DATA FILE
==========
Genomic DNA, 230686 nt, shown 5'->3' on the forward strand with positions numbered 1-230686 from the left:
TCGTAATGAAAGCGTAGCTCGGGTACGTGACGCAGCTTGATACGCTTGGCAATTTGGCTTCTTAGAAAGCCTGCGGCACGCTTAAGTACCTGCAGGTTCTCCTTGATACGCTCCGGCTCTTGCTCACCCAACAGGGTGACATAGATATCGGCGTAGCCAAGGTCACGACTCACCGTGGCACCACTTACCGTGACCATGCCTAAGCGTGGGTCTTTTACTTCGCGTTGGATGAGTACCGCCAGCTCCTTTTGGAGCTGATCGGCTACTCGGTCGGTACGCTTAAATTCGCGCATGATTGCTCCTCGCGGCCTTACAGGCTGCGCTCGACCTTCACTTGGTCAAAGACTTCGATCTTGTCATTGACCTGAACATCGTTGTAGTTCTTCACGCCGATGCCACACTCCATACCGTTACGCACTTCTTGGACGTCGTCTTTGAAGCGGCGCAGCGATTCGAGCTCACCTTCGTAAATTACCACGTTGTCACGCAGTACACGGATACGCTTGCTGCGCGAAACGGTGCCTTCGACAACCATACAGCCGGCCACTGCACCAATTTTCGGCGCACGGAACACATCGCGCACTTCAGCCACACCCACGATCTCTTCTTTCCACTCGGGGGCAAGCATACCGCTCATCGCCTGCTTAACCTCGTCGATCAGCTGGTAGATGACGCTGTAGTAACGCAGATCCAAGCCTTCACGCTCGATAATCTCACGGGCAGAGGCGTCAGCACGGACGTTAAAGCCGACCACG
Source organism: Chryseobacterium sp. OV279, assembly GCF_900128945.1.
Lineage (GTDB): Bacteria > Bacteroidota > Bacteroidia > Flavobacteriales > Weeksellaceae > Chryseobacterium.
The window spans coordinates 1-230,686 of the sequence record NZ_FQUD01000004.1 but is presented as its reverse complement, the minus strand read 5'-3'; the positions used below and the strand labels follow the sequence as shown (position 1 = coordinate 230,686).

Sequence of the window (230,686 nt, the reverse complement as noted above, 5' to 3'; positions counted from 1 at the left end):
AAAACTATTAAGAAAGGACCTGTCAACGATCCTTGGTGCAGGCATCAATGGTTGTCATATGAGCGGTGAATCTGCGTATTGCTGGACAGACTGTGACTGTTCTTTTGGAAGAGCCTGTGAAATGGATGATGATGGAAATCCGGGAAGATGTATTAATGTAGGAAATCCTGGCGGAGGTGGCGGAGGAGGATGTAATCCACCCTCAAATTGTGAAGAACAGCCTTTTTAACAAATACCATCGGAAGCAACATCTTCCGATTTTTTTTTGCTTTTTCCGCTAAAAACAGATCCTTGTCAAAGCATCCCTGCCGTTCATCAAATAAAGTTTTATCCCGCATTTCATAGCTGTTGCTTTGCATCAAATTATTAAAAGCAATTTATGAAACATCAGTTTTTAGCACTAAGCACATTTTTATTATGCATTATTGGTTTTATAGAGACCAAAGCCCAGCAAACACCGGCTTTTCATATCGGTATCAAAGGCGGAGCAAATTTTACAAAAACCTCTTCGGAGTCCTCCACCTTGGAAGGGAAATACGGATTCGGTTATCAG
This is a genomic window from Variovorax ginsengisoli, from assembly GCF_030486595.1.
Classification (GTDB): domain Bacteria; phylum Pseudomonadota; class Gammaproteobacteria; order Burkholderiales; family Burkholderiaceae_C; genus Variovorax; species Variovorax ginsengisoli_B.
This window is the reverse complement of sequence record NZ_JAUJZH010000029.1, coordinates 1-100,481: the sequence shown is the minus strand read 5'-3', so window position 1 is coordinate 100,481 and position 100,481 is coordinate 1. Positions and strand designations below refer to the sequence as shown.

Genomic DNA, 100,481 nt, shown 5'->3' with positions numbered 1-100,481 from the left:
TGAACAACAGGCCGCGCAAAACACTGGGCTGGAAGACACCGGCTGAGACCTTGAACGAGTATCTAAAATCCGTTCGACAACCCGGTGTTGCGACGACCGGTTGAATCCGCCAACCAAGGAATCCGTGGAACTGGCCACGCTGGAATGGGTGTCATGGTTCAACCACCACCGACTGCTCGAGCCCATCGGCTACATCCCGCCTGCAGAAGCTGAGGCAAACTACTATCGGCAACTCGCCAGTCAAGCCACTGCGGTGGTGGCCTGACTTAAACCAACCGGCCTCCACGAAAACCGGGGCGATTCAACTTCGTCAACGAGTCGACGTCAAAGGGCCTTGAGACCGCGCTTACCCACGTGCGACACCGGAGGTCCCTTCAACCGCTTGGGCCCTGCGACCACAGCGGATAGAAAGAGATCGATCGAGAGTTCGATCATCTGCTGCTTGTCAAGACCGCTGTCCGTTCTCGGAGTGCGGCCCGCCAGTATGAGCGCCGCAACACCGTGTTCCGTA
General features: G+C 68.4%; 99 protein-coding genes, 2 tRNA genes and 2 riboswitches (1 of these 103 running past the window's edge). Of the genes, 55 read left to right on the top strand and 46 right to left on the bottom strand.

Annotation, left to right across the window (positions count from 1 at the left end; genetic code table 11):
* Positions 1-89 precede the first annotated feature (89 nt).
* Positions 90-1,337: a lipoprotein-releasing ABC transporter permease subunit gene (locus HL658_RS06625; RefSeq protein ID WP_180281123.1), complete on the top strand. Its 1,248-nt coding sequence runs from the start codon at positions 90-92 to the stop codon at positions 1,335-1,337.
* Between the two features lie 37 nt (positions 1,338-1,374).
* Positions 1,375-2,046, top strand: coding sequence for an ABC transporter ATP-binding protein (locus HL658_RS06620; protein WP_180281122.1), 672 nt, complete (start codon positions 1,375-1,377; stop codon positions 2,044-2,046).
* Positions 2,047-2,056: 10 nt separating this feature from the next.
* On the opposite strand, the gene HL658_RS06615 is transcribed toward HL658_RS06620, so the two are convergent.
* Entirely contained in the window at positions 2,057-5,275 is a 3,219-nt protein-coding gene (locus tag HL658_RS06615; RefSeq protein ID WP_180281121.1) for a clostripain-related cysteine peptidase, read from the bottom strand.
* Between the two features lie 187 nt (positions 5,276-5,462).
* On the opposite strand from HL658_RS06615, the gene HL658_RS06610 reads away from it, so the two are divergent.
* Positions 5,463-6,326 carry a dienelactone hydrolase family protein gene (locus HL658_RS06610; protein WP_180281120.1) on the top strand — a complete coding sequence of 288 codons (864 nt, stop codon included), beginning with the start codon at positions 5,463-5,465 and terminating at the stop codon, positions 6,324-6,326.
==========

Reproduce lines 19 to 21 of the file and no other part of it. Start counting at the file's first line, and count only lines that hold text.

* Positions 2,047-2,056: 10 nt separating this feature from the next.
* On the opposite strand, the gene HL658_RS06615 is transcribed toward HL658_RS06620, so the two are convergent.
* Entirely contained in the window at positions 2,057-5,275 is a 3,219-nt protein-coding gene (locus tag HL658_RS06615; RefSeq protein ID WP_180281121.1) for a clostripain-related cysteine peptidase, read from the bottom strand.